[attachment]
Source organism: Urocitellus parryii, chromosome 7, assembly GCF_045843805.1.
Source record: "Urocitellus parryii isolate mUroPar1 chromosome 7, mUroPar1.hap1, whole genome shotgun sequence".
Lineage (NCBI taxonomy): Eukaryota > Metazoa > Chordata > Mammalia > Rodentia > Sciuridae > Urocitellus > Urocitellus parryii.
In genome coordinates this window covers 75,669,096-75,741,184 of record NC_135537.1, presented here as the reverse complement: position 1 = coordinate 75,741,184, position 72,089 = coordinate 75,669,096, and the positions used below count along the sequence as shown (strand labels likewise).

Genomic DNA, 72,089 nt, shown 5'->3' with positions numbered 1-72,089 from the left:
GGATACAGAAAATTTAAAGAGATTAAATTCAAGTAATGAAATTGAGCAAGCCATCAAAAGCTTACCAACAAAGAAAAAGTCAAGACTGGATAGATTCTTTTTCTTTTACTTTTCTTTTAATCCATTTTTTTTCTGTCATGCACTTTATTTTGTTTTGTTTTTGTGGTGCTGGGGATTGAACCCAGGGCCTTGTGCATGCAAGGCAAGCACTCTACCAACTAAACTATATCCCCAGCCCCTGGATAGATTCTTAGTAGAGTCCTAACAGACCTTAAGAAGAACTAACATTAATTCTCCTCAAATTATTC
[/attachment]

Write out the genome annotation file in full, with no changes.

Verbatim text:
Source organism: Urocitellus parryii, chromosome 7, assembly GCF_045843805.1.
Source record: "Urocitellus parryii isolate mUroPar1 chromosome 7, mUroPar1.hap1, whole genome shotgun sequence".
Lineage (NCBI taxonomy): Eukaryota > Metazoa > Chordata > Mammalia > Rodentia > Sciuridae > Urocitellus > Urocitellus parryii.
In genome coordinates this window covers 75,669,096-75,741,184 of record NC_135537.1, presented here as the reverse complement: position 1 = coordinate 75,741,184, position 72,089 = coordinate 75,669,096, and the positions used below count along the sequence as shown (strand labels likewise).

Genomic DNA, 72,089 nt, shown 5'->3' with positions numbered 1-72,089 from the left:
GGATACAGAAAATTTAAAGAGATTAAATTCAAGTAATGAAATTGAGCAAGCCATCAAAAGCTTACCAACAAAGAAAAAGTCAAGACTGGATAGATTCTTTTTCTTTTACTTTTCTTTTAATCCATTTTTTTTCTGTCATGCACTTTATTTTGTTTTGTTTTTGTGGTGCTGGGGATTGAACCCAGGGCCTTGTGCATGCAAGGCAAGCACTCTACCAACTAAACTATATCCCCAGCCCCTGGATAGATTCTTAGTAGAGTCCTAACAGACCTTAAGAAGAACTAACATTAATTCTCCTCAAATTATTC